In 1998, three years before the Sept. 11 attack on the Pentagon, Washington Hospital Center began proactively looking at how to improve patient care in the emergency room. To that end, the hospital secured a federal grant to evaluate how to design emergency medicine for the future.

When the Pentagon was hit, bringing all seriously injured patients to Washington Hospital Center, the event reinforced the commitment to enhancing every aspect of the emergency care experience. The center sought to answer, how does ER medicine need to evolve to address major events like Sept. 11, bombings or Metro system accidents?

Today, the initiative has grown into the ER One Center for Building Science, under the MedStar Institute for Innovation. Specifically, a think tank of physicians, nurses, architects, researchers and others consider how building design, from flooring to lighting, can influence healthcare.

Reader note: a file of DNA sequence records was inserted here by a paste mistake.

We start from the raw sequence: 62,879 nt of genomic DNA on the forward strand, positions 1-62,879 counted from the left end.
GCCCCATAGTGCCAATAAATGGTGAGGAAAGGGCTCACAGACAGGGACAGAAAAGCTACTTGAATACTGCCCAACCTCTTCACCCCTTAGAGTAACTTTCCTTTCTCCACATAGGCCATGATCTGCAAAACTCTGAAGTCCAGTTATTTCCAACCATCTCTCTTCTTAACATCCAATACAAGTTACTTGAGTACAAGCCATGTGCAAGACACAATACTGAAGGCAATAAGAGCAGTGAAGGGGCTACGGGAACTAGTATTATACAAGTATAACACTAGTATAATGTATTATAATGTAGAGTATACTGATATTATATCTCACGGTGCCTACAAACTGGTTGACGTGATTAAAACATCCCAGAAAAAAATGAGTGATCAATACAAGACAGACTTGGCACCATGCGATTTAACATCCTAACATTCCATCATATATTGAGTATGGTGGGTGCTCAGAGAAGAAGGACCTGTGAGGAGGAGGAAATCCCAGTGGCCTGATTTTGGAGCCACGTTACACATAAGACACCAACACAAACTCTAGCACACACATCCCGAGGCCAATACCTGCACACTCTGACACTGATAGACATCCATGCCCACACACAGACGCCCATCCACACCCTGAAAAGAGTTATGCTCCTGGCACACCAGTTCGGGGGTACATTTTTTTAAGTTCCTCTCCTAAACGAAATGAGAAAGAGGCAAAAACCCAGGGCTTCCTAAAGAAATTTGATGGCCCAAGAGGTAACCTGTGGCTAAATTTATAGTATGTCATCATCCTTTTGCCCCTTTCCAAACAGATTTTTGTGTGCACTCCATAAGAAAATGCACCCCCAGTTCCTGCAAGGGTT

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Achieve Your Federal Identification Credentialing Goals

Posted March 23, 2012

Enabling Security, Compliance, and Efficiency

Identity management and verification depend on trusted credentialing technologies. U.S. federal, state and local governments and private enterprises alike are seeking ways to improve security, not just for facility access, but also for single-sign-on into cyberspace. Furthermore, non-federal issuers of identity cards demand cost-effective, compliant methods to produce identity cards that interoperate with federal government Personal Identity Verification (PIV) and PIV-Interoperable (PIV-I) systems.

Beyond government applications, the private sector also stands to gain from secure credentialing standards and technologies. The PIV-I card is a non-federally issued credential designed for use by state and regional employees, including first responders. The PIV-I card meets all FIPS 201 standards and is recognized and trusted by the federal government. PIV-I cards can provide states, local jurisdictions, and enterprises a single, interoperable, and secure credential usable across multiple application areas. The result is a more secure infrastructure, and better services for employees, contractors, businesses, and consumers.